Sister Lourdes’ father was happy for her to spend her time with the priests when she was young so that she could develop a stronger spirituality. This association also provided a safe haven for her and she was sent to the convent for protection. Young girls were often kidnapped during this time. It was then expected that she would become a nun. Although she left the Convent her faith was strong and she knew her true calling was to work “hands on” amongst the poor.

 

For a time, Religious were considered untouchable and “bullet-proof”. This changed dramatically in September, 1999, during the violence following the vote for independence. Refugees sheltering in churches, and the nuns and priests protecting them, were brutally massacred. Sister Lourdes barely escaped with her life as the military and their militias killed two of the younger women she worked with.

 

Thousands of people fled the cities to hide in the mountains and countryside. While the country burned the farm at Dare became a sanctuary for children and the dispossessed. Sister Lourdes and the candidates of her institute cared for at least 15,000 people. She fed them, clothed them, card for the sick. Her love for the children gave them hope, and the chance for a new life. Amidst the disaster that was Timor Leste in 1999 she made time to play, sing and just “be” with the children. She showed them the Grace of God in their shattered lives. In September 1999 I visited Sister Lourdes and the children at Dare many times. I delivered many packages sent from you here in Pittwater. There was food, clothing for the children, hand knitted teddies and other toys. To see the joy on the orphans’ faces as Sister Lourdes taught them to use a skipping rope, or play with a toy, was evidence of the impact of such small things in their lives. For a moment they were distracted from the atrocities they had witnessed.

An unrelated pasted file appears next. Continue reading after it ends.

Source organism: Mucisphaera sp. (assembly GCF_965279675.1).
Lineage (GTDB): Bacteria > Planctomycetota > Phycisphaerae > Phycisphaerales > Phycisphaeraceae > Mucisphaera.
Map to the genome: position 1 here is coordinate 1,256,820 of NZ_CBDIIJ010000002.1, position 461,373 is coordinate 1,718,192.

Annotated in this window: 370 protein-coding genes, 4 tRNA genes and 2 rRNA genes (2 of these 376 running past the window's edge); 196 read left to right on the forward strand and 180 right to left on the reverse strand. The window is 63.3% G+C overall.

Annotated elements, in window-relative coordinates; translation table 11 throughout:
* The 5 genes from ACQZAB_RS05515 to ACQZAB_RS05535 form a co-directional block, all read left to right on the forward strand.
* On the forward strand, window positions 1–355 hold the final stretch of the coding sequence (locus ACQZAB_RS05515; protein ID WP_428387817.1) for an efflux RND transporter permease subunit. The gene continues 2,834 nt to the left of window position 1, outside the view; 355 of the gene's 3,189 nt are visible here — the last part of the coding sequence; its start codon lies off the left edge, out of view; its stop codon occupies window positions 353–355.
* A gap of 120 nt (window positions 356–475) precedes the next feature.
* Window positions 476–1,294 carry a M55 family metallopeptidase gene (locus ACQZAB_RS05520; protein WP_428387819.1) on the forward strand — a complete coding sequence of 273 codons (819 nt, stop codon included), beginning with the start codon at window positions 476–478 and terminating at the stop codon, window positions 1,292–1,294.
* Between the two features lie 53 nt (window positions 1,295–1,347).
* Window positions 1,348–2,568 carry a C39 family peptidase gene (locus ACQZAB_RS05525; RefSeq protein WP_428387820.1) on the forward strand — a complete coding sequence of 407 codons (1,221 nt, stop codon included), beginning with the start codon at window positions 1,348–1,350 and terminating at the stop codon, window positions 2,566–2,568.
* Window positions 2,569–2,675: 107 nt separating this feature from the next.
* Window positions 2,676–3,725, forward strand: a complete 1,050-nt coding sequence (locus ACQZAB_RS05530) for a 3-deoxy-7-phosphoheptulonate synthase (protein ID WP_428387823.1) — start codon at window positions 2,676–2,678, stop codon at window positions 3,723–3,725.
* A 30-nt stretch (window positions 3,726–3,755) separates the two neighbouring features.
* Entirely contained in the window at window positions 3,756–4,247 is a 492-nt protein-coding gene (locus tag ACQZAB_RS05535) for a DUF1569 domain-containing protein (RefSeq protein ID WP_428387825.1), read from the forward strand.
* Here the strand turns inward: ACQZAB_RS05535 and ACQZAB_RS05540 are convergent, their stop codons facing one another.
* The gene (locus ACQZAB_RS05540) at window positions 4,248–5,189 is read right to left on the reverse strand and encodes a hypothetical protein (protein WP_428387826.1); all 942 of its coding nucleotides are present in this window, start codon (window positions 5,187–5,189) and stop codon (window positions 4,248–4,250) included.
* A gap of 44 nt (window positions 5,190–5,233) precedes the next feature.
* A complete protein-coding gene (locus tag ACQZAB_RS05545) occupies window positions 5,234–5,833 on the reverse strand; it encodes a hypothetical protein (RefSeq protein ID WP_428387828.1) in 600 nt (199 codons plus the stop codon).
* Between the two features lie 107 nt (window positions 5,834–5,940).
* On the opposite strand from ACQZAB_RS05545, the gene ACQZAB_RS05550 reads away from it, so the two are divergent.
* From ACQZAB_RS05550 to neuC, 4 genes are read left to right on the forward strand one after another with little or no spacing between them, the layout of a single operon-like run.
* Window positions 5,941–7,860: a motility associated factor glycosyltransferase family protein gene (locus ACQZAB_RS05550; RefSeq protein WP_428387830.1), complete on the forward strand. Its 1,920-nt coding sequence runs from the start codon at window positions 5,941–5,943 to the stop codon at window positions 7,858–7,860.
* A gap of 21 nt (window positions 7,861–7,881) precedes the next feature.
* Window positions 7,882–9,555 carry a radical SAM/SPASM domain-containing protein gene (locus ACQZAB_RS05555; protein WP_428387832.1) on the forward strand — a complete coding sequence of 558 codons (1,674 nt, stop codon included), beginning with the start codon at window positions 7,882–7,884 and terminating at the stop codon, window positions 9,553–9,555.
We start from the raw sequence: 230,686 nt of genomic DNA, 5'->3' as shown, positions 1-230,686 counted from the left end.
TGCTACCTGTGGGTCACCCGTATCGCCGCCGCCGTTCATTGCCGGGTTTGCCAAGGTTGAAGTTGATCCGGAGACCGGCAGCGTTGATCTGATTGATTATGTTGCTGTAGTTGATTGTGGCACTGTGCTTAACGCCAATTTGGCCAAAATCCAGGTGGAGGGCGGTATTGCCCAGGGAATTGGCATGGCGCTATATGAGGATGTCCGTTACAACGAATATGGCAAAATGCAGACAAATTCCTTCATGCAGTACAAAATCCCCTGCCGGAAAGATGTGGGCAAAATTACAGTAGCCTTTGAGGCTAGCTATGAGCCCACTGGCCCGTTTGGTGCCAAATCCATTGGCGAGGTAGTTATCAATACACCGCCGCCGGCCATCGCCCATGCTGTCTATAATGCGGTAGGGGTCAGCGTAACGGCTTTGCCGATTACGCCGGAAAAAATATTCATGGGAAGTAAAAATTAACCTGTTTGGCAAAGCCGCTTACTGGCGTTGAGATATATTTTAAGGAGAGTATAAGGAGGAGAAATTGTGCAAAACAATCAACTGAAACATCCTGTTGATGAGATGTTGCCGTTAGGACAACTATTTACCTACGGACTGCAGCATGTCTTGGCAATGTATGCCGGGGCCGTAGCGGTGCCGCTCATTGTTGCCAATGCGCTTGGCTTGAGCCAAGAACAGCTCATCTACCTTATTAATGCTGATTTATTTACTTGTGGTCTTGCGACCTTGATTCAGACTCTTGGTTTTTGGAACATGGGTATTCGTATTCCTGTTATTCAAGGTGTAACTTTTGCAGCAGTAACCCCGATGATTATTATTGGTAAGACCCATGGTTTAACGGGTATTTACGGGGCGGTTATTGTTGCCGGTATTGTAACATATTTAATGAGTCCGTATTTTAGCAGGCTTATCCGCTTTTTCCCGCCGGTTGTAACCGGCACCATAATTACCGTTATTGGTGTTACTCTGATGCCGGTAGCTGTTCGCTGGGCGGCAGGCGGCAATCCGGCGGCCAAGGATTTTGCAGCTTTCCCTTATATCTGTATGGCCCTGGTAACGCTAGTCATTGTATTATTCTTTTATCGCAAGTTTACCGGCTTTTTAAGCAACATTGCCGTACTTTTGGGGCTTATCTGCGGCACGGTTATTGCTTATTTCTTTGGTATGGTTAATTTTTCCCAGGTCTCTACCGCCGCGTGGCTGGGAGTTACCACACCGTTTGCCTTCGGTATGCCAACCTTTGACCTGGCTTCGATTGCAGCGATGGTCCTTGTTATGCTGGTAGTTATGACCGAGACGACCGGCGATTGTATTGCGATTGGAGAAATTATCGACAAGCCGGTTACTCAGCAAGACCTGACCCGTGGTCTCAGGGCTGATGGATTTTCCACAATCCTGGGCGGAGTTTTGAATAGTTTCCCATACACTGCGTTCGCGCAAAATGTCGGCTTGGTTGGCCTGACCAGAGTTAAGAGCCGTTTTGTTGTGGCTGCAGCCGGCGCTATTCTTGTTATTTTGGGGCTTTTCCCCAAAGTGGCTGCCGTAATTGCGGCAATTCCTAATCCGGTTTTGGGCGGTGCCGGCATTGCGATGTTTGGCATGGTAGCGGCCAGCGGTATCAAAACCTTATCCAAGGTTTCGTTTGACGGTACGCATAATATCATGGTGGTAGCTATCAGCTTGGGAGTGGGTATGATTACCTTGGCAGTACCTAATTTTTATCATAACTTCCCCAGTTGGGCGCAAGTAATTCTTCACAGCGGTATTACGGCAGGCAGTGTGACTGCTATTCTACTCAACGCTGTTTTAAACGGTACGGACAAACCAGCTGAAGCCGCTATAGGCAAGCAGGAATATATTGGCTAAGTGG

Mana Lou believes that her ability to care for these people was a miracle from God. There was no clean water and very little food. Yet somehow she always managed to scrape together enough to get by.

 

The Institute has developed tremendously since that time. There is now guest accommodation in Dare for up to forty people. Designed and built by Sister Lourdes and her members, at $20 US a day, it is a perfect place for retreats and courses. With our assistance Sister Lourdes may be able to extend her outreach programs to the poor in Soibada. There is now guest accommodation in Dare for up to forty people. Designed and built by Sister Lourdes and her members, at $20 US a day, it is a perfect place for retreats and courses. With our assistance Sister Lourdes may be able to extend her outreach programs to the poor in Soibada.

 

Tetum Word of the Week

 

Xapeau     hat 

Timor Leste Facts

President Jose Ramos Horta said; "The Church is a part of our history, the only one that can claim hundreds of years of experience but beyond that, it is the Church that provides the growth of Timorese identity, the Church has contributed enormously to education, health and culture over the years."

There are three Diocese in Timor Leste;

  • Baucau,
  • Dili
  • Maliana

There are three Cathedrals;

  • St. Anthony’s Cathedral, Baucau
  • Cathedral of the Immaculate Conception, Díli
  • Sacred Heart Cathedral, Maliana